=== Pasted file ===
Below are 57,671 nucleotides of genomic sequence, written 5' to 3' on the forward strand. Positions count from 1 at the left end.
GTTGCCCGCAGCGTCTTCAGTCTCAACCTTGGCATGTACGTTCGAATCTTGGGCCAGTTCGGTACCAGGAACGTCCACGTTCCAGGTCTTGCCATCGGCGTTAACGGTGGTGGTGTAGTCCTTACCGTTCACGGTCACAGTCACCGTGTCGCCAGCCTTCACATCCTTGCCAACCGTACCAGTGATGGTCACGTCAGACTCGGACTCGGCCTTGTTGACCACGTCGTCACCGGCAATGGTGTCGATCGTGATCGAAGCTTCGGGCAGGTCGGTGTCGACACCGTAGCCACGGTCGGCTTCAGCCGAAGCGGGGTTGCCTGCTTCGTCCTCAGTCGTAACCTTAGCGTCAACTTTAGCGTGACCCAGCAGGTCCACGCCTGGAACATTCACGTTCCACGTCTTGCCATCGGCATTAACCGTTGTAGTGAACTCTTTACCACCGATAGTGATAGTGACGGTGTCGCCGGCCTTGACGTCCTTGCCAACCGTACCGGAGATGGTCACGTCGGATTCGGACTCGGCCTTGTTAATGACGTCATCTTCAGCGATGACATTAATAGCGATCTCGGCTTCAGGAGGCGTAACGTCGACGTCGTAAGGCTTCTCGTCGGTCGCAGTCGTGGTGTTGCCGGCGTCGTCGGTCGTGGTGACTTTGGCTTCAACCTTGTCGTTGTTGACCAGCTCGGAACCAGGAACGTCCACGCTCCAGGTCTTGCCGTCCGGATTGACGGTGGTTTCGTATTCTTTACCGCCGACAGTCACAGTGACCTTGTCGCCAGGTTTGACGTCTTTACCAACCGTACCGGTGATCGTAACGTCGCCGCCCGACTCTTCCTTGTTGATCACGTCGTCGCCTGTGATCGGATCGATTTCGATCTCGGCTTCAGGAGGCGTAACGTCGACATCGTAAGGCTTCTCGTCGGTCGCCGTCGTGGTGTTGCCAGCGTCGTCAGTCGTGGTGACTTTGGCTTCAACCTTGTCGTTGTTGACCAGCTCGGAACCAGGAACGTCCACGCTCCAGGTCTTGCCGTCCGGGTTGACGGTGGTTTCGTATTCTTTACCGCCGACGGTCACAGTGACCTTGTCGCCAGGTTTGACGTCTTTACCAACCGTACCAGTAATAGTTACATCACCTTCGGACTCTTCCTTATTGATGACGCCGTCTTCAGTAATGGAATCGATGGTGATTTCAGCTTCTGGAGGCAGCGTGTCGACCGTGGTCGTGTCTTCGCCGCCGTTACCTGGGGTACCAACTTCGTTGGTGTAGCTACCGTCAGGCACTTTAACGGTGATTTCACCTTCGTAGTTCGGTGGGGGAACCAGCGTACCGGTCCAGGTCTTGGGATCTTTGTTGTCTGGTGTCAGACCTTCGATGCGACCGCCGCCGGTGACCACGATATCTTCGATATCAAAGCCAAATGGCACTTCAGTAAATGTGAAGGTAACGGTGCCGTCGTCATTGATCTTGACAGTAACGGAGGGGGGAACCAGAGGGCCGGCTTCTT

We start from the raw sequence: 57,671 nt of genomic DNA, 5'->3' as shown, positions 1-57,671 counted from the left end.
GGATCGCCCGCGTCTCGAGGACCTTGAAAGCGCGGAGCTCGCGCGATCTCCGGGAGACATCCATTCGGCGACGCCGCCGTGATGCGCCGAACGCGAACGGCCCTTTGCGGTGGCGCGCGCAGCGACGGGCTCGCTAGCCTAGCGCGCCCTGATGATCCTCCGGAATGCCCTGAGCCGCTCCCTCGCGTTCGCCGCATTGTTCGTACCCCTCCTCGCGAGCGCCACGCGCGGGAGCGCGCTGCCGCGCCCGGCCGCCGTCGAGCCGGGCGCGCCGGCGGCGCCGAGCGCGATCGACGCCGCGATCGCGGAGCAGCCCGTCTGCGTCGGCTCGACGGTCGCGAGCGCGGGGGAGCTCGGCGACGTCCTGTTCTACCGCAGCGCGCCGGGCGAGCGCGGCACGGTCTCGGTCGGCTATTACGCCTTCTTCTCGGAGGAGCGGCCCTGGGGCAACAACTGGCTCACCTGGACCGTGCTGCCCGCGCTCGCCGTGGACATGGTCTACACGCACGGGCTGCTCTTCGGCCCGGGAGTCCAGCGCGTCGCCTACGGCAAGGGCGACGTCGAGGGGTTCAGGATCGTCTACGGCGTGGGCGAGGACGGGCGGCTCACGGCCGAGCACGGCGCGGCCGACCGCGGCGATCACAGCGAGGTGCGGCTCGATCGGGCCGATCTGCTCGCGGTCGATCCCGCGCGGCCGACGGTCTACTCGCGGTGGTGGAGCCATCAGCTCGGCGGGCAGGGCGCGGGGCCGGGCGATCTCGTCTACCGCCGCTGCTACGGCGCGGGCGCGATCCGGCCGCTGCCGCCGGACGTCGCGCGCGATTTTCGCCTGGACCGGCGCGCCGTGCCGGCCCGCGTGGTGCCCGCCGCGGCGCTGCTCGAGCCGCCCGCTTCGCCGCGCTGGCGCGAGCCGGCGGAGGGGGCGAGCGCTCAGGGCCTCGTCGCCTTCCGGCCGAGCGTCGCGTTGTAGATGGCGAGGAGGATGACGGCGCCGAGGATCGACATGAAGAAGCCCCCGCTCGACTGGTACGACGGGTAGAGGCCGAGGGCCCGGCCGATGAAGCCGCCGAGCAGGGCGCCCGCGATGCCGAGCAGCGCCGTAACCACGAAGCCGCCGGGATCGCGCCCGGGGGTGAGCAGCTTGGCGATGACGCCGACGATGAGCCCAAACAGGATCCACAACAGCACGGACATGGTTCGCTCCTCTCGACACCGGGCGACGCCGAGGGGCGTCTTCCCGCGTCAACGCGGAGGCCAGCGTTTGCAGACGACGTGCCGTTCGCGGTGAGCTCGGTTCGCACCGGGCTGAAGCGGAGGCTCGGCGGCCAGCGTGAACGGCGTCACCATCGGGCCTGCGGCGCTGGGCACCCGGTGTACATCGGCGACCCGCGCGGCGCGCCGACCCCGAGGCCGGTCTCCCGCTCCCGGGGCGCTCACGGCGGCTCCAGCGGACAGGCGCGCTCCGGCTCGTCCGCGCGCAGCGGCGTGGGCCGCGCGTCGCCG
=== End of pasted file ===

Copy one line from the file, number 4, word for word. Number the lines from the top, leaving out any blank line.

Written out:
GGATCGCCCGCGTCTCGAGGACCTTGAAAGCGCGGAGCTCGCGCGATCTCCGGGAGACATCCATTCGGCGACGCCGCCGTGATGCGCCGAACGCGAACGGCCCTTTGCGGTGGCGCGCGCAGCGACGGGCTCGCTAGCCTAGCGCGCCCTGATGATCCTCCGGAATGCCCTGAGCCGCTCCCTCGCGTTCGCCGCATTGTTCGTACCCCTCCTCGCGAGCGCCACGCGCGGGAGCGCGCTGCCGCGCCCGGCCGCCGTCGAGCCGGGCGCGCCGGCGGCGCCGAGCGCGATCGACGCCGCGATCGCGGAGCAGCCCGTCTGCGTCGGCTCGACGGTCGCGAGCGCGGGGGAGCTCGGCGACGTCCTGTTCTACCGCAGCGCGCCGGGCGAGCGCGGCACGGTCTCGGTCGGCTATTACGCCTTCTTCTCGGAGGAGCGGCCCTGGGGCAACAACTGGCTCACCTGGACCGTGCTGCCCGCGCTCGCCGTGGACATGGTCTACACGCACGGGCTGCTCTTCGGCCCGGGAGTCCAGCGCGTCGCCTACGGCAAGGGCGACGTCGAGGGGTTCAGGATCGTCTACGGCGTGGGCGAGGACGGGCGGCTCACGGCCGAGCACGGCGCGGCCGACCGCGGCGATCACAGCGAGGTGCGGCTCGATCGGGCCGATCTGCTCGCGGTCGATCCCGCGCGGCCGACGGTCTACTCGCGGTGGTGGAGCCATCAGCTCGGCGGGCAGGGCGCGGGGCCGGGCGATCTCGTCTACCGCCGCTGCTACGGCGCGGGCGCGATCCGGCCGCTGCCGCCGGACGTCGCGCGCGATTTTCGCCTGGACCGGCGCGCCGTGCCGGCCCGCGTGGTGCCCGCCGCGGCGCTGCTCGAGCCGCCCGCTTCGCCGCGCTGGCGCGAGCCGGCGGAGGGGGCGAGCGCTCAGGGCCTCGTCGCCTTCCGGCCGAGCGTCGCGTTGTAGATGGCGAGGAGGATGACGGCGCCGAGGATCGACATGAAGAAGCCCCCGCTCGACTGGTACGACGGGTAGAGGCCGAGGGCCCGGCCGATGAAGCCGCCGAGCAGGGCGCCCGCGATGCCGAGCAGCGCCGTAACCACGAAGCCGCCGGGATCGCGCCCGGGGGTGAGCAGCTTGGCGATGACGCCGACGATGAGCCCAAACAGGATCCACAACAGCACGGACATGGTTCGCTCCTCTCGACACCGGGCGACGCCGAGGGGCGTCTTCCCGCGTCAACGCGGAGGCCAGCGTTTGCAGACGACGTGCCGTTCGCGGTGAGCTCGGTTCGCACCGGGCTGAAGCGGAGGCTCGGCGGCCAGCGTGAACGGCGTCACCATCGGGCCTGCGGCGCTGGGCACCCGGTGTACATCGGCGACCCGCGCGGCGCGCCGACCCCGAGGCCGGTCTCCCGCTCCCGGGGCGCTCACGGCGGCTCCAGCGGACAGGCGCGCTCCGGCTCGTCCGCGCGCAGCGGCGTGGGCCGCGCGTCGCCG